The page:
But, in reality, watches aren’t the most accurate for tracking your sleep stages (although they are becoming increasingly more so).
In fact, in order to track your sleep stages properly, you need to measure the electrical activity of the brain using EEG or encephalography.
…probably not something most of us has hanging around the home.
The advice from sleep experts is to not worry too much about how much sleep you are getting in each of the stages, and instead to focus on tracking how much sleep you are getting overall.
How to track the number of hours you sleep
It may seem like this would be more straightforward. And it is. But you still need to be careful.
Your expensive sports watch may still not be able to differentiate between the amount of time you spend lying in bed reading or scrolling before you go to sleep, and the amount of time you spend actually sleeping.
If you want accurate stats from your sports watch when tracking hours slept, it’s a good idea to get into bed when you want to sleep, and to get up and at ’em when your morning alarm goes off.
6 tips for a good night’s sleep
Instead of focusing on the stats, you’re better off investing your energy of those things within your control.
Here are some great strategies you can implement into your own life that can help you to become a stronger, well-rested runner.
It’s a bit of extra effort, but remember- sleep is a key part of running training!
1. Sleep in complete darkness.
If street lights shine through your curtains, consider investing in black-out blinds.
2. Wear blue light glasses.
These help your body get into a regular sleep cycle by reducing disruption to the production of melatonin- a sleep hormone.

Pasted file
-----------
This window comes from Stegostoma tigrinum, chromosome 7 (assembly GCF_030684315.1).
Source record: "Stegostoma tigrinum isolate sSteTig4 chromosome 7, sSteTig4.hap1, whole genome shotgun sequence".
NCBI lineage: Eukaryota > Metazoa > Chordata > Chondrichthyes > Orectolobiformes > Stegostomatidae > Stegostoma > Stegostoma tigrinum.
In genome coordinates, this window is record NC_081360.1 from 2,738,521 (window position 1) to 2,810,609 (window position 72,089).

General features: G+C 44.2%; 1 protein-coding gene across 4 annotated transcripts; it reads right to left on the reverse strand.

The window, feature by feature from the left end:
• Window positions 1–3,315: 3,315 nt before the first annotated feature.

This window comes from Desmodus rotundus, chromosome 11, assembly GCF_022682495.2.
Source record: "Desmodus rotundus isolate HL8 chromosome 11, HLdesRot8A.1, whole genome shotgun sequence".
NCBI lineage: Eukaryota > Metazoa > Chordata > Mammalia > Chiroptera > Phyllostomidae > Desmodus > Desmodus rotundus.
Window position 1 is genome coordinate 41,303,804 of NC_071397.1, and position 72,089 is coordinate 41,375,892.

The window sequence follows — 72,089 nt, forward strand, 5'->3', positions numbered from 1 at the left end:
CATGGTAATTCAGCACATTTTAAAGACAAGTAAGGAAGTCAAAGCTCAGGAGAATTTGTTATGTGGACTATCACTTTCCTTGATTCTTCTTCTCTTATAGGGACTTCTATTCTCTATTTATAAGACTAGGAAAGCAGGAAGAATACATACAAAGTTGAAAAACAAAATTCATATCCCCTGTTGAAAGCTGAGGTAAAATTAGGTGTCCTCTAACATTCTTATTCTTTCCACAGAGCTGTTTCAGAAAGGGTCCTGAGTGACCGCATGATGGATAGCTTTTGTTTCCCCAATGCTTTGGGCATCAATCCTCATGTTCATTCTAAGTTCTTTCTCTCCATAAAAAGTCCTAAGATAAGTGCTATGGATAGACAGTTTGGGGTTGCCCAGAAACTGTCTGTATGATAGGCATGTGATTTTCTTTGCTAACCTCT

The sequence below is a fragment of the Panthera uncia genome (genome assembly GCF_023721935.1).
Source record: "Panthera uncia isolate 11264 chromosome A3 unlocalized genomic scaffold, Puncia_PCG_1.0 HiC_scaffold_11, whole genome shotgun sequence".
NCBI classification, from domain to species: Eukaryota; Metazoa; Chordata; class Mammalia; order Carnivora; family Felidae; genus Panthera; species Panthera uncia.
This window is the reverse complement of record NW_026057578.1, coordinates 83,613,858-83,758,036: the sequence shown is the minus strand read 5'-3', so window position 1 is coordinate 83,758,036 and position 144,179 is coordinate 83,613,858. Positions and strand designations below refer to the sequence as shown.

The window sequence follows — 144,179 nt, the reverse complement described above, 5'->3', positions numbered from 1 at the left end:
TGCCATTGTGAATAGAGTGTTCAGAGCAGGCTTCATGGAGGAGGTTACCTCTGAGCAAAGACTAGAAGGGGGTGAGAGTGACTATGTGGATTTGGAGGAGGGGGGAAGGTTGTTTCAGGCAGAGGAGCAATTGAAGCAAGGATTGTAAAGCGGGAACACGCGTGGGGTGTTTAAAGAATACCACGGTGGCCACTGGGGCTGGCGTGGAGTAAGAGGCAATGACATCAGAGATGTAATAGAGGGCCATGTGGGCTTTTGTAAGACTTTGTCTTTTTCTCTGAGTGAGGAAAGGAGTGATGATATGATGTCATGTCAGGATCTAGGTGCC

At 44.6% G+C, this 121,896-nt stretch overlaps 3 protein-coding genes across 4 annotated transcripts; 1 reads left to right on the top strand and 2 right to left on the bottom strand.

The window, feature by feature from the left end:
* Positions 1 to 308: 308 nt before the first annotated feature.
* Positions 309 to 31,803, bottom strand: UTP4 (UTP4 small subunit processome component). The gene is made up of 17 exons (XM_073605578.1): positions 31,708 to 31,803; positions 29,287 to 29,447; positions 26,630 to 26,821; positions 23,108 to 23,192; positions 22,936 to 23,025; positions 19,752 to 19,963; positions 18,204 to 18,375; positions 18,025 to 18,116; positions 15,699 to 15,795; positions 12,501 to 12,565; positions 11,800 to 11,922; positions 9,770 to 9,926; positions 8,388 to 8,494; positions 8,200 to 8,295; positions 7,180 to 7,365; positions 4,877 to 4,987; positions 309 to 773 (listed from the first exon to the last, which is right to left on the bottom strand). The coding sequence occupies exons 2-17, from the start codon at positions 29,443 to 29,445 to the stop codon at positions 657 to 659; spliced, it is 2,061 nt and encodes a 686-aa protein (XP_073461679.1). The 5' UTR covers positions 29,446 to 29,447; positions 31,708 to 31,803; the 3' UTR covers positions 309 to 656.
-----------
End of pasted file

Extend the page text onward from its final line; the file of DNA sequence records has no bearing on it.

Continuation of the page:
3. Get into a routine.
Having a regular sleeping pattern is one of the most impactful things you can do for your sleep health.
Set an alarm for the same time each morning and commit to a regular bedtime.
4. Avoid caffeine and alcohol before bed.
Look, I’m not saying that you should drink wine in the morning. But both caffeine and alcohol are known to disrupt sleep, so be mindful of consuming them late into the evening.
5. Avoid sugar before bed.
Sugar is notorious for the way it spikes and then crashes our energy levels.
Because of this, it is not recommended that you eat sugary treats before bed.
Doing so could wreak havoc on your body clock, and poor sleep only leads us to gravitate towards energy-rich sugary foods, keeping us in an unhealthy cycle.
6. Steer clear of screens.
We all know it’s not good for us, but here’s another reminder.
Looking at a screen suppresses the sleep hormone, melatonin, making it harder for you to fall asleep.
It is advised that you go screen-free for at least one hour before you go to bed.
More on recovery…
So you know all you need to know about sleep for runners.
But there are more facets to maximising your recovery as a runner.